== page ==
In 1948, Hollywood screen star Loretta Young astonished the pundits by winning the Academy Award for Best Actress for her portrayal of a Swedish maid in The Farmer’s Daughter. Young had dyed her hair blond, and worked very hard at perfecting a Swedish accent. She beat out the favorite for the award, Rosalind Russell, who was also one of her best friends. When the actress went onstage to accept the award, Academy President Jean Hersholt greeted her by saying, “Loretta, thank God for you. You probably saved the Academy! You’re the only winner who didn’t finish first in the poll!” At first, Young didn’t know what he meant, but later it was explained to her: Would the awards ever again have been considered suspenseful, or even honest, if winners were all but announced ahead of time? That was the last year the Daily Variety took its poll predicting winners before the ceremony.
Below is an excerpt of Joan Wester Anderson’s authorized biography Forever Young: The Authorized Biography of Loretta Young, published by Thomas More Publishing.
The Farmer’s Daughter While Loretta was working on (ironically) The Perfect Marriage, Dore Schary visited her on the set. Schary, a former writer-producer at Metro-Goldwyn-Mayer, was now the production chief of Vanguard Pictures, run by David Selznick, Myron’s brother. Selznick wished to do The Farmer’s Daughter as his next project. The movie, originally a Finnish play titled “Katie for Congress,” is about an effervescent Swedish-born girl who works as a maid for a United States congressman and his family, and eventually becomes a congresswoman herself. The starring role had been offered to Ingrid Bergman, a genuine Swede, but she had turned it down. Several other starlets had been considered, including the skater Sonia Henie from Norway. Dore Schary had been sure from the beginning that Loretta was right for the role. But Selznick and others had disagreed. Now, with the rest of the players cast, time was growing short, and Schary was given the green light. As they spoke on the set, Loretta expressed doubts about her ability to master a Swedish accent. “I could do southern,” she suggested to Schary. “My mother still has a trace of it, and I’m used to it.” No, said Schary. It was an essential part of the story that Katie is foreign born; Swedish would be better.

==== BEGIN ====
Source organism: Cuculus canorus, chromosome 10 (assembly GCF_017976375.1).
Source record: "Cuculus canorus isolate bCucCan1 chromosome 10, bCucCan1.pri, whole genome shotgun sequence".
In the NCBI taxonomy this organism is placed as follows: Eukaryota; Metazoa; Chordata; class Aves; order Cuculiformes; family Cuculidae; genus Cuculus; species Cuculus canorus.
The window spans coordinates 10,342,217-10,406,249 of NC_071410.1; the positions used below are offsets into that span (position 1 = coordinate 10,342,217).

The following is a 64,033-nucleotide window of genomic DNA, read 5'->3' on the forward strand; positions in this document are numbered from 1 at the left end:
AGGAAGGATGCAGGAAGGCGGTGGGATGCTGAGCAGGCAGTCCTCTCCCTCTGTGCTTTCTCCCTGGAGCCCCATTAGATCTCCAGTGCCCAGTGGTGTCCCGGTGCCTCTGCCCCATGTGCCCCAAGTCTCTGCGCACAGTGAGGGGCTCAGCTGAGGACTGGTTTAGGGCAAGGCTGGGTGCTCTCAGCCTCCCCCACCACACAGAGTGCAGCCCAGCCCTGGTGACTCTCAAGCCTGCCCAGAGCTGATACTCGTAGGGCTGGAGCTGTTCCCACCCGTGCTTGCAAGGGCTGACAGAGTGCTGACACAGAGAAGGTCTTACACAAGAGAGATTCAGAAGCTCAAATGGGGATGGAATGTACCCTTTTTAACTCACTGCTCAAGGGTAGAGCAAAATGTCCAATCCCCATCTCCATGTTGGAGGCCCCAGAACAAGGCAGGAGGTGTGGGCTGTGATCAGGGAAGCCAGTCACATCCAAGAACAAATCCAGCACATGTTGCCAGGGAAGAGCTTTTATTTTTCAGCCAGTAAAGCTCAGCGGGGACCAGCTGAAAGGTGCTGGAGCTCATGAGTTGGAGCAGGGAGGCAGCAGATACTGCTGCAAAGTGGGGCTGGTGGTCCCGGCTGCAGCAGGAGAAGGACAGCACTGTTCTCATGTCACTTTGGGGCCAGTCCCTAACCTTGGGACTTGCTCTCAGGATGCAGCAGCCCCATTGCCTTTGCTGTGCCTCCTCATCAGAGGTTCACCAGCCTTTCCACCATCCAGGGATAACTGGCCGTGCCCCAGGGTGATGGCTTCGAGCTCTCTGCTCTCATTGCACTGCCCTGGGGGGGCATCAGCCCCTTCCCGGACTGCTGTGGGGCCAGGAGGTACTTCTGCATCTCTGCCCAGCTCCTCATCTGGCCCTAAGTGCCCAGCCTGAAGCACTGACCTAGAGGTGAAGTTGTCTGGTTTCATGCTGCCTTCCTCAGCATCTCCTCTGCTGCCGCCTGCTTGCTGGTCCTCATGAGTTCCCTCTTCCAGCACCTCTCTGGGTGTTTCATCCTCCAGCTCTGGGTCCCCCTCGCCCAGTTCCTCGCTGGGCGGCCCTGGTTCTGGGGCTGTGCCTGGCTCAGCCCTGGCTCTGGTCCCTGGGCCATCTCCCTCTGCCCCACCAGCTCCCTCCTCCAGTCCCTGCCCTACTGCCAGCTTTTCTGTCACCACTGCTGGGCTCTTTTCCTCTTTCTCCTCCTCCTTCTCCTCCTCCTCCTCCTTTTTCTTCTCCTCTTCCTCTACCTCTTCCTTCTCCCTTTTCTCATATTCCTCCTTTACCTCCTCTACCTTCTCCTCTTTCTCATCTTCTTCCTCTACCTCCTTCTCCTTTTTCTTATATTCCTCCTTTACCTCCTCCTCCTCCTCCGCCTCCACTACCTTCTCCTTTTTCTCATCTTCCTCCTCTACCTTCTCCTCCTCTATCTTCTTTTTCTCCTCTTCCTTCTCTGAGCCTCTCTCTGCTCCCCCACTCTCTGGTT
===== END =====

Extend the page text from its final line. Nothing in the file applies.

Further, Schary had a solution: he would assign Ruth Roberts to coach Loretta. Ruth was Swedish, but had no accent. She had originally taught English to Swedish immigrants in Minnesota, and because her brother, George Seaton, was a Hollywood director (Miracle on 34th Street among other hits), Selznick had hired her to help Ingrid Bergman lose her Swedish inflection. (”We always said Ruth took away Ingrid’s accent, and gave it to me,” Loretta recalled).
Loretta finally agreed because despite her concern she loved the role. Katie was a departure from the glamorous women she usually portrayed but, in many ways, was just like her-determined, headstrong, fiercely principled. The movie also had a patriotic theme, and took a strong stance against prejudice, values Loretta appreciated.